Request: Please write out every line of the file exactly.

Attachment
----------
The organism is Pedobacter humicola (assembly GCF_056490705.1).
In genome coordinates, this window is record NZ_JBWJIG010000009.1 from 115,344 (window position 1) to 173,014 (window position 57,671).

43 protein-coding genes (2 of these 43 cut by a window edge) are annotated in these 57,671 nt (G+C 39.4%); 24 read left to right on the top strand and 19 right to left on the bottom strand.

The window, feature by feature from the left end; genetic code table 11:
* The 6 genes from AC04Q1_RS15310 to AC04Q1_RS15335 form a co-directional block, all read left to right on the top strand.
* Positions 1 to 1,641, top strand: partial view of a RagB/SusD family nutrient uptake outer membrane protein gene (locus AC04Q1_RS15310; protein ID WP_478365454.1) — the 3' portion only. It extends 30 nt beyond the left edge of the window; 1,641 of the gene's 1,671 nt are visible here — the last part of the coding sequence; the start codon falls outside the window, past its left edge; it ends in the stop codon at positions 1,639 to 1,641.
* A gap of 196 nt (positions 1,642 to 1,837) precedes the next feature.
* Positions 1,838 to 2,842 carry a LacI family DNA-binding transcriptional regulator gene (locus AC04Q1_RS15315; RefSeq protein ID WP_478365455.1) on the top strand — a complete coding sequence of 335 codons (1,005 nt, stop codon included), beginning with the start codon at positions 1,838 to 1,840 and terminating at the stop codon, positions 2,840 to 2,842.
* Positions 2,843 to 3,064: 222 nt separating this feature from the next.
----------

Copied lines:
The organism is Pedobacter humicola (assembly GCF_056490705.1).
In genome coordinates, this window is record NZ_JBWJIG010000009.1 from 115,344 (window position 1) to 173,014 (window position 57,671).

43 protein-coding genes (2 of these 43 cut by a window edge) are annotated in these 57,671 nt (G+C 39.4%); 24 read left to right on the top strand and 19 right to left on the bottom strand.

The window, feature by feature from the left end; genetic code table 11:
* The 6 genes from AC04Q1_RS15310 to AC04Q1_RS15335 form a co-directional block, all read left to right on the top strand.
* Positions 1 to 1,641, top strand: partial view of a RagB/SusD family nutrient uptake outer membrane protein gene (locus AC04Q1_RS15310; protein ID WP_478365454.1) — the 3' portion only. It extends 30 nt beyond the left edge of the window; 1,641 of the gene's 1,671 nt are visible here — the last part of the coding sequence; the start codon falls outside the window, past its left edge; it ends in the stop codon at positions 1,639 to 1,641.
* A gap of 196 nt (positions 1,642 to 1,837) precedes the next feature.
* Positions 1,838 to 2,842 carry a LacI family DNA-binding transcriptional regulator gene (locus AC04Q1_RS15315; RefSeq protein ID WP_478365455.1) on the top strand — a complete coding sequence of 335 codons (1,005 nt, stop codon included), beginning with the start codon at positions 1,838 to 1,840 and terminating at the stop codon, positions 2,840 to 2,842.
* Positions 2,843 to 3,064: 222 nt separating this feature from the next.